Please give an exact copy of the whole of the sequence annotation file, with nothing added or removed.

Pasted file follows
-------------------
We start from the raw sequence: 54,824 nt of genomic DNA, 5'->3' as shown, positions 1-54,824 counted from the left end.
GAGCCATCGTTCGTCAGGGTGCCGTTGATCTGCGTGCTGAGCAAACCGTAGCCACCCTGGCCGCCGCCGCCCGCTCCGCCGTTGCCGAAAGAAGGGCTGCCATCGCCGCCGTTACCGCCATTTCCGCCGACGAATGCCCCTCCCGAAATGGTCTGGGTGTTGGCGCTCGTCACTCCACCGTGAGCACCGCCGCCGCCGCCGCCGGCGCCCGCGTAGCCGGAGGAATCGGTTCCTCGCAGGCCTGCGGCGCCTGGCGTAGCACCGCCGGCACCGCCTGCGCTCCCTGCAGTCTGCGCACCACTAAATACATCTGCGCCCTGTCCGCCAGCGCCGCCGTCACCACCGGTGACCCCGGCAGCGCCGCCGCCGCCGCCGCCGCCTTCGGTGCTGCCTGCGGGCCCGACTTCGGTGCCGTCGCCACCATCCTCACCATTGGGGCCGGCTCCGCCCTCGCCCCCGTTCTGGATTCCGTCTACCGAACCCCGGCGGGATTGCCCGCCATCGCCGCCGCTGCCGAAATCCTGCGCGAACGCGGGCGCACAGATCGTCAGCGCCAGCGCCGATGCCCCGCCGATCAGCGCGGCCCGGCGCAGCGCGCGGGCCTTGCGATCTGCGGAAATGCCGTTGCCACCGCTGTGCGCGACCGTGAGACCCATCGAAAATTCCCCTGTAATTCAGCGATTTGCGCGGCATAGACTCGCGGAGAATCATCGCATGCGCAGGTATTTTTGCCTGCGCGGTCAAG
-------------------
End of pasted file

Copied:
We start from the raw sequence: 54,824 nt of genomic DNA, 5'->3' as shown, positions 1-54,824 counted from the left end.
GAGCCATCGTTCGTCAGGGTGCCGTTGATCTGCGTGCTGAGCAAACCGTAGCCACCCTGGCCGCCGCCGCCCGCTCCGCCGTTGCCGAAAGAAGGGCTGCCATCGCCGCCGTTACCGCCATTTCCGCCGACGAATGCCCCTCCCGAAATGGTCTGGGTGTTGGCGCTCGTCACTCCACCGTGAGCACCGCCGCCGCCGCCGCCGGCGCCCGCGTAGCCGGAGGAATCGGTTCCTCGCAGGCCTGCGGCGCCTGGCGTAGCACCGCCGGCACCGCCTGCGCTCCCTGCAGTCTGCGCACCACTAAATACATCTGCGCCCTGTCCGCCAGCGCCGCCGTCACCACCGGTGACCCCGGCAGCGCCGCCGCCGCCGCCGCCGCCTTCGGTGCTGCCTGCGGGCCCGACTTCGGTGCCGTCGCCACCATCCTCACCATTGGGGCCGGCTCCGCCCTCGCCCCCGTTCTGGATTCCGTCTACCGAACCCCGGCGGGATTGCCCGCCATCGCCGCCGCTGCCGAAATCCTGCGCGAACGCGGGCGCACAGATCGTCAGCGCCAGCGCCGATGCCCCGCCGATCAGCGCGGCCCGGCGCAGCGCGCGGGCCTTGCGATCTGCGGAAATGCCGTTGCCACCGCTGTGCGCGACCGTGAGACCCATCGAAAATTCCCCTGTAATTCAGCGATTTGCGCGGCATAGACTCGCGGAGAATCATCGCATGCGCAGGTATTTTTGCCTGCGCGGTCAAG